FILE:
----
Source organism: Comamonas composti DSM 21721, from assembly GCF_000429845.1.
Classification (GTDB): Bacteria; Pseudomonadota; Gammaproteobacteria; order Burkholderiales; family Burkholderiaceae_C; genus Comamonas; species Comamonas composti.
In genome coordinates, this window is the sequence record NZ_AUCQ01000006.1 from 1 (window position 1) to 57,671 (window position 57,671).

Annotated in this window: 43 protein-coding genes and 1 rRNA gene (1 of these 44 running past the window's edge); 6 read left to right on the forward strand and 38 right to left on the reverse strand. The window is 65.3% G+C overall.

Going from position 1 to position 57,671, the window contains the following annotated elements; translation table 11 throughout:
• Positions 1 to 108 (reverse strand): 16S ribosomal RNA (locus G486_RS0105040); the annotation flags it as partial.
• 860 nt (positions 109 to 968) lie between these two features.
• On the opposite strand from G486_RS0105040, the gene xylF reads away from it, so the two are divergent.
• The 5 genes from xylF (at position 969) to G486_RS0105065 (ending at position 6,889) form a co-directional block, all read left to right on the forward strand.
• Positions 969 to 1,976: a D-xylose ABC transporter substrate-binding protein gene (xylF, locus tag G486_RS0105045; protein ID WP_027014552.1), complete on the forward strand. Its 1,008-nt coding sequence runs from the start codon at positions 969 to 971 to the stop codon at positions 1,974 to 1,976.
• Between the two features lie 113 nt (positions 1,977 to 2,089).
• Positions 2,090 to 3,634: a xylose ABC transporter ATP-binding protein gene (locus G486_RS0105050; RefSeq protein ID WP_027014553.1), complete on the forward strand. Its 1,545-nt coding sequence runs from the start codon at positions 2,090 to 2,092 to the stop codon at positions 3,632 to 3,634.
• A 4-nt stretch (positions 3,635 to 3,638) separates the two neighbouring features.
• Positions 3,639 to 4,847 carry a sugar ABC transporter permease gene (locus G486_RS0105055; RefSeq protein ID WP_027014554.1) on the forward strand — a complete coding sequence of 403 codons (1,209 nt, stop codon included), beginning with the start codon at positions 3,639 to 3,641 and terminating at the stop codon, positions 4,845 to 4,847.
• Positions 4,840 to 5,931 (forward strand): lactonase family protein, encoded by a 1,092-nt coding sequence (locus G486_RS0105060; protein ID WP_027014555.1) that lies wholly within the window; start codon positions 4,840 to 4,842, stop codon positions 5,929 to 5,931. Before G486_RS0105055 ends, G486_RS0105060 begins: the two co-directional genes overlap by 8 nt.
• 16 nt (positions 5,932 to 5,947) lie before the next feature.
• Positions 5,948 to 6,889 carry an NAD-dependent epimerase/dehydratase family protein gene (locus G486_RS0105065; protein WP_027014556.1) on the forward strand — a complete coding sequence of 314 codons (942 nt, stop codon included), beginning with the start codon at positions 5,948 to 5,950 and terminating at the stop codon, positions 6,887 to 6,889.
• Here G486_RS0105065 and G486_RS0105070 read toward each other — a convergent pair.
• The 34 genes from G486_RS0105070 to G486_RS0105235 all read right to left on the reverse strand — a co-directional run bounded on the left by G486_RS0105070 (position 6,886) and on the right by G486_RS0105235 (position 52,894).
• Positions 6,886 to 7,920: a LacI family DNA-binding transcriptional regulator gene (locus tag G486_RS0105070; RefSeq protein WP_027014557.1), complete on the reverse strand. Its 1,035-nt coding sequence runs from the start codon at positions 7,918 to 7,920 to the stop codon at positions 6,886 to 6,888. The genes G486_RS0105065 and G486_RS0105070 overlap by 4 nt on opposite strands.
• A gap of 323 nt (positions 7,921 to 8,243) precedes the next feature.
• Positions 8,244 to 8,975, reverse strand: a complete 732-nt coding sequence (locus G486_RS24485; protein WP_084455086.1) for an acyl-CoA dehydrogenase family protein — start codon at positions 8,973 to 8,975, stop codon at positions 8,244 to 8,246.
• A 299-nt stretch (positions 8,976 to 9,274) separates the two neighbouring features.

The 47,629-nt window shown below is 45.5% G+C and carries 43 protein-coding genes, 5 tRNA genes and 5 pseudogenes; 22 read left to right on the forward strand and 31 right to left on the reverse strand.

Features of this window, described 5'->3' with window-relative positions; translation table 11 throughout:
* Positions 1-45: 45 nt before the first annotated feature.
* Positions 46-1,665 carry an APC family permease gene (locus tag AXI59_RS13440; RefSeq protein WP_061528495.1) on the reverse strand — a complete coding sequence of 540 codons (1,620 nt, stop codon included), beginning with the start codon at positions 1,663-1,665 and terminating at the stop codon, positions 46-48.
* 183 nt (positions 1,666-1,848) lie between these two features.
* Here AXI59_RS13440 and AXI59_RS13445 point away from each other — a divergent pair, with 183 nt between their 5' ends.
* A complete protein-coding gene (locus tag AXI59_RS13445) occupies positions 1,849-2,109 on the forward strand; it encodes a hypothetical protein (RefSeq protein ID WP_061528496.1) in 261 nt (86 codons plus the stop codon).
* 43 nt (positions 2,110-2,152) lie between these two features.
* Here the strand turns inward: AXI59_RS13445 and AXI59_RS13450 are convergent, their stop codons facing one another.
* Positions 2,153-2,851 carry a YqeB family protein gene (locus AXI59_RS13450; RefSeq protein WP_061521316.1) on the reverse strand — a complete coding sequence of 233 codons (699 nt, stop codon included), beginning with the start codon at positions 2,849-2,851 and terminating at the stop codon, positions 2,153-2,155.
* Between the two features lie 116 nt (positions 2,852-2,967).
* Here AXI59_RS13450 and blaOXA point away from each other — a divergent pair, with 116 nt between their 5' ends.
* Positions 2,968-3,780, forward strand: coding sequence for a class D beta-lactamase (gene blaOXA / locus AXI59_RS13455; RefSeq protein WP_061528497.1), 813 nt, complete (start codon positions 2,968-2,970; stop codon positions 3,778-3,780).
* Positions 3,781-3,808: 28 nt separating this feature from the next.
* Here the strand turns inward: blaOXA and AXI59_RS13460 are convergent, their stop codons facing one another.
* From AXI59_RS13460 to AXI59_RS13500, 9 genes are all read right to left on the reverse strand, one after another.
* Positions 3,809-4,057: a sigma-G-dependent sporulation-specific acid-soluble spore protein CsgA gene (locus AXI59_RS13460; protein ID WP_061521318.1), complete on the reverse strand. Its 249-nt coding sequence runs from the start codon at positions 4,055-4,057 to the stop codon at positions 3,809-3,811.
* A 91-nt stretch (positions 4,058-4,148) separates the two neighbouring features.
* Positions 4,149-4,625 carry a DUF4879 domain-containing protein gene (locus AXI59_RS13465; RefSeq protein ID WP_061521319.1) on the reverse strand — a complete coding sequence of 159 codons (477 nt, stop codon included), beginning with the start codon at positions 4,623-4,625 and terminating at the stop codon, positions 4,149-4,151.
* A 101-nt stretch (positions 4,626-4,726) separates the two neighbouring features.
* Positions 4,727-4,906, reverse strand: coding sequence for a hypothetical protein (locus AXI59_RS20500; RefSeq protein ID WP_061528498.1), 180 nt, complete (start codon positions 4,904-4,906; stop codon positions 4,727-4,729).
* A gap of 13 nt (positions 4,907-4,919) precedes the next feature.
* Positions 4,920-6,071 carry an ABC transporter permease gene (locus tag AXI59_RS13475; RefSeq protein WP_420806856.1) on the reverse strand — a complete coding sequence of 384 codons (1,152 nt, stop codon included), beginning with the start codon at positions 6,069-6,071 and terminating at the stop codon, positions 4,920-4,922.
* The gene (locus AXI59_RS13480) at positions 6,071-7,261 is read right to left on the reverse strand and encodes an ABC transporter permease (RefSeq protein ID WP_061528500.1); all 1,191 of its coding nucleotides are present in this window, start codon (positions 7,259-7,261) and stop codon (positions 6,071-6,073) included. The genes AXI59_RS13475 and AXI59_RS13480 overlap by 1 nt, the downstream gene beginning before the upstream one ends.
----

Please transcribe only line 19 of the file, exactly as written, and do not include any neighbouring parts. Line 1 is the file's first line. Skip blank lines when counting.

• The 34 genes from G486_RS0105070 to G486_RS0105235 all read right to left on the reverse strand — a co-directional run bounded on the left by G486_RS0105070 (position 6,886) and on the right by G486_RS0105235 (position 52,894).